Workforce transformation is the method of improving workforce skills, tools, and abilities to keep up with the constant changes in an organization’s business strategy. Workforce transformation imperatives are broadly categorized in the four areas of innovation readiness, improving competitive stature, environmental impact, and employee self-fulfillment.
Workforce transformation today is largely driven by the rapid shift to a work-from-home (WFH) environment resulting from the COVID-19 pandemic. A recent VMware/Vanson Bourne study found that 89 percent of companies had at least half of their workforce working remotely during 2020, and that 57 percent of companies expect to have at least half of their workforce working remotely in 2021 – an increase of 23 percent from 2019.
Workforce transformation, an outgrowth of the latest industrial revolution fueled by cloud, mobility, and a need for more automated, data-driven insights, was accelerated by COVID-19. This has put further strains on the workforce since new skills are in demand and unemployment is near historical lows for knowledge workers.
Workforce transformation is closely related to productivity gains needed in both businesses and the public sector, and the challenges brought on by the workplace transformation due to the pandemic also impact the workforce in how they work, from where, and what tools do they use to interact with their employers.
Many organizations struggle with hiring the workforce they need, evidenced by a recent HR Digest article that listed the top ten skills in demand for 2021, many of which are key to workforce transformation. Instead of hiring, many organizations are upskilling their employees so they can fulfill the changing needs of the business. Longer term, organizations need to rethink how the workforce operates and redesign workflow to take advantage of existing workforce strengths and to help attract new employees just entering the workplace.
Workforce transformation is a driver enabling innovation, agility, and flexibility for an increasingly mobile and dispersed workforce, transforming when, how, and where work occurs. IT organizations must prepare for new generations entering the workforce expecting frictionless onboarding, simple collaboration, and rich communications.
In today’s modern workforce, flexible remote work options are considered pre-requisites for many. There are also some clear benefits gained through empowering employees to work from home or locations other than the centralized office space.
Providing work flexibility for your employees means that technology is the centerpiece of their employee experience. In fact, it may be their only physical touchpoint with the organization.
Employees learn about the company and get to know their co-workers through these technologies. Because of this, ensuring that the employee’s experience through these technologies supports and grows their engagement is paramount to their productivity and job satisfaction. It is imperative to provide a streamlined, consistent experience across devices to ensure a positive employee experience.
By offering employees an increasingly consumer-like environment for accessing business applications and data, organizations working towards this transformation can offer a richer user experience, enabling employees to better engage and focus on the task at hand. For example, employees continue to eschew traditional work desk phones in favor of mobile devices and applications such as Zoom or WhatsApp that eliminate the need for landlines – even IP landlines.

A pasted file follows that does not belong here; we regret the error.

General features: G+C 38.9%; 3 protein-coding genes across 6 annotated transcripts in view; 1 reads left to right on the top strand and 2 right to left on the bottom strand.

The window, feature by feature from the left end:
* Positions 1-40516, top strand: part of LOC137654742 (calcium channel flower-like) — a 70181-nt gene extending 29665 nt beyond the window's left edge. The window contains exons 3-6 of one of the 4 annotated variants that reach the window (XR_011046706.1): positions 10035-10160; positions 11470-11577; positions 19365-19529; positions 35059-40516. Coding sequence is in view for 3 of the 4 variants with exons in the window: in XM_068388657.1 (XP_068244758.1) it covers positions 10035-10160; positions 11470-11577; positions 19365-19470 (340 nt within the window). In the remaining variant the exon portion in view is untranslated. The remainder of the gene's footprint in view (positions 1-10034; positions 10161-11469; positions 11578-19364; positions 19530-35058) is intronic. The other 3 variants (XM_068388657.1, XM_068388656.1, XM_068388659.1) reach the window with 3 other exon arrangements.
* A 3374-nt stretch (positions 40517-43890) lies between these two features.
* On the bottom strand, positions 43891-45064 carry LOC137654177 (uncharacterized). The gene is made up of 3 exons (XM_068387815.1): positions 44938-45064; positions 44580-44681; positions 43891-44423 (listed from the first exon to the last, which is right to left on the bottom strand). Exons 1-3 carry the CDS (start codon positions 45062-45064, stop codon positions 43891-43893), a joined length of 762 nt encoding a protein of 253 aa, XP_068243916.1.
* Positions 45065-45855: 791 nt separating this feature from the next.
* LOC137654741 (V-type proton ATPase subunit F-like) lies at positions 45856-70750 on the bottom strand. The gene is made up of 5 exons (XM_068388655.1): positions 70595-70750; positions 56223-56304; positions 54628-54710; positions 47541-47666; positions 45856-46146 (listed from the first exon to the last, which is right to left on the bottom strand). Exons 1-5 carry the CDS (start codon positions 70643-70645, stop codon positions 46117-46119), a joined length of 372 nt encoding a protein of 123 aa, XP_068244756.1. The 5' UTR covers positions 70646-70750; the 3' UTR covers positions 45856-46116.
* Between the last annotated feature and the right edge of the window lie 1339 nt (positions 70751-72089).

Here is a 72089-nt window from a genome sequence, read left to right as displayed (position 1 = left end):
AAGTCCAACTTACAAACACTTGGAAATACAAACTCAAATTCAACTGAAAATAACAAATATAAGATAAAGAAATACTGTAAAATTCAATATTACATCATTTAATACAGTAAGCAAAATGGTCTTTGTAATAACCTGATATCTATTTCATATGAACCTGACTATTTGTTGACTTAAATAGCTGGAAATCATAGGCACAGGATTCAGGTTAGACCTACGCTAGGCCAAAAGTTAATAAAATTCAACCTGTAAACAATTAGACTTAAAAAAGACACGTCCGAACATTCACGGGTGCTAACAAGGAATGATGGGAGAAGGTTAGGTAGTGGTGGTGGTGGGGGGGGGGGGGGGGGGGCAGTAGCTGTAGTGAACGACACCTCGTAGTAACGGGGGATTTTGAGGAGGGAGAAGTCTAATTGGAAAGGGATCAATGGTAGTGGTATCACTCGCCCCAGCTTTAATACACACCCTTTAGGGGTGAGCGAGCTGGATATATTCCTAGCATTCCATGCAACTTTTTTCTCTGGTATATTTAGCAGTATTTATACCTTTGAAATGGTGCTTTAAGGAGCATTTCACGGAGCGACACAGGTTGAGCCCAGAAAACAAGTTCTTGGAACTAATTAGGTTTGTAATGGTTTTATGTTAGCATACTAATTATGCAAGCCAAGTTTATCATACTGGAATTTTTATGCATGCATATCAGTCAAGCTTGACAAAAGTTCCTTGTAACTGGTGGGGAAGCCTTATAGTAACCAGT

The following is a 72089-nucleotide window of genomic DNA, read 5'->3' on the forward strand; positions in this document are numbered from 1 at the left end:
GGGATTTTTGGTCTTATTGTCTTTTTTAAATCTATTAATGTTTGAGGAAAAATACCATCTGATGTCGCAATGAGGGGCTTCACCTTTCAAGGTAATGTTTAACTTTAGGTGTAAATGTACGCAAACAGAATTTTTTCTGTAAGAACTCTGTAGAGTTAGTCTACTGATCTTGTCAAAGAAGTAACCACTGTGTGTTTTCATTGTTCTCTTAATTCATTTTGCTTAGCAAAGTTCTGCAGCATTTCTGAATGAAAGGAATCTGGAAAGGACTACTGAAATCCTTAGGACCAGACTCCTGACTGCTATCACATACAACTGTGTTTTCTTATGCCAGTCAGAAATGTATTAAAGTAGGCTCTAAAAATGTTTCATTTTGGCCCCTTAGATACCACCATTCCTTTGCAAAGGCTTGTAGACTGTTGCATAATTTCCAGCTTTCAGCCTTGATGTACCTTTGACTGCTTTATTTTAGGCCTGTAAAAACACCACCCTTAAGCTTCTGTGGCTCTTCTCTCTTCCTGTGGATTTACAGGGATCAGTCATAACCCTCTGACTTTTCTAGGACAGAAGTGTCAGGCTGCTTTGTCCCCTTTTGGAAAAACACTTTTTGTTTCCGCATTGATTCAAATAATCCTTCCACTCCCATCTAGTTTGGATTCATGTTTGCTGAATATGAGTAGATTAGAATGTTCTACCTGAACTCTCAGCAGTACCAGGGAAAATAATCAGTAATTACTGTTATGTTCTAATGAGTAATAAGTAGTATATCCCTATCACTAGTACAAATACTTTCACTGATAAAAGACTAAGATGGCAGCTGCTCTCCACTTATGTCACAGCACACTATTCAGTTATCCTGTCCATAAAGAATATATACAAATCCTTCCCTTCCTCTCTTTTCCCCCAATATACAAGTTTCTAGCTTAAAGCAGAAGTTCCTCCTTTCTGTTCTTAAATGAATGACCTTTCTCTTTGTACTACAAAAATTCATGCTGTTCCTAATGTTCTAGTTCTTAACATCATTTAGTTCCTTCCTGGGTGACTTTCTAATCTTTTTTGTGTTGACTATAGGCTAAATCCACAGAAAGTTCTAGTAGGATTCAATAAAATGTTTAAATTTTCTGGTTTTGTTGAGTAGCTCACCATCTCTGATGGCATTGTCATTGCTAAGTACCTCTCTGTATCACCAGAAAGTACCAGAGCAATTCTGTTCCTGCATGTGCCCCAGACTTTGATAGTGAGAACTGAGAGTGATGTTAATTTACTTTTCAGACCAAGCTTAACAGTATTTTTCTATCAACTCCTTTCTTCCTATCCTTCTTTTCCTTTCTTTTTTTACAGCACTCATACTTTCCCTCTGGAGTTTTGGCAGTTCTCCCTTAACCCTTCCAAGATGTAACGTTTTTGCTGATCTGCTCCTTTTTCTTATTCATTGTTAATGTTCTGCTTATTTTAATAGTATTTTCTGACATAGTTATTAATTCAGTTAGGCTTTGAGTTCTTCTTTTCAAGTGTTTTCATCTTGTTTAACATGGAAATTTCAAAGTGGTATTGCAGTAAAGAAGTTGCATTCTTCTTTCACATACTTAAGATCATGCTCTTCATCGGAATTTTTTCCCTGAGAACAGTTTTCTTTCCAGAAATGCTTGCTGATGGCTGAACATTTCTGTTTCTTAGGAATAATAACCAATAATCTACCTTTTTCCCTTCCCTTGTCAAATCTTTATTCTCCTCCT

Workforce transformation can lead to a wide range of employer benefits including:
One of the biggest challenges of the distributed workforce how to keep these employees engaged and productive, even when they are working remotely, some or all the time. This can also impact the management strategies, which may have to be tailored to meet the needs of a remote workforce.
For many, workforce transformation was thrust upon them as a result of the COVID-19 pandemic and its resultant shutdown of businesses across the globe. Some of the challenges that organizations have faced while managing this crisis include:
Workforce transformation principles fall into three broad categories:
Before planning for a workforce transformation, organizations must consider what the key business priorities are, so workforce transformation processes can be measured against those goals. Businesses who focus on too many top-level goals at once may find that none are achievable. Decide whether the key goal is intelligence driven growth through innovation, lower costs, or productivity and stick to those key goals. This can help expose key roles that should be combined or restructured as part of the overall transformation.
Then, the organization can start their workforce transformation with highest impact roles in mind, focusing on skill sets that are critical to achieve the high-priority business outcomes as soon as possible. While working toward that goal, be mindful that employees should also feel connected to the transformation. Focus on developing a connecting between each role and the overall goals of the organization so they 'opt-in' to the transformation efforts.
The employee user experience is critical; employees that suffer from lags due to latency or an inferior remote work experience will undoubtedly experience lower performance and satisfaction than users who feel they have the same experience and support as those in the workplace.
Support workforce transformation by rewarding behaviors that advance the transformation and engage with those users who are most vocal and influential in the organization, as they can be powerful allies and help drive adoption new workforce procedures and technologies. Finally, track transformation projects and make changes as needed to correct for issues that emerge during the transformation.
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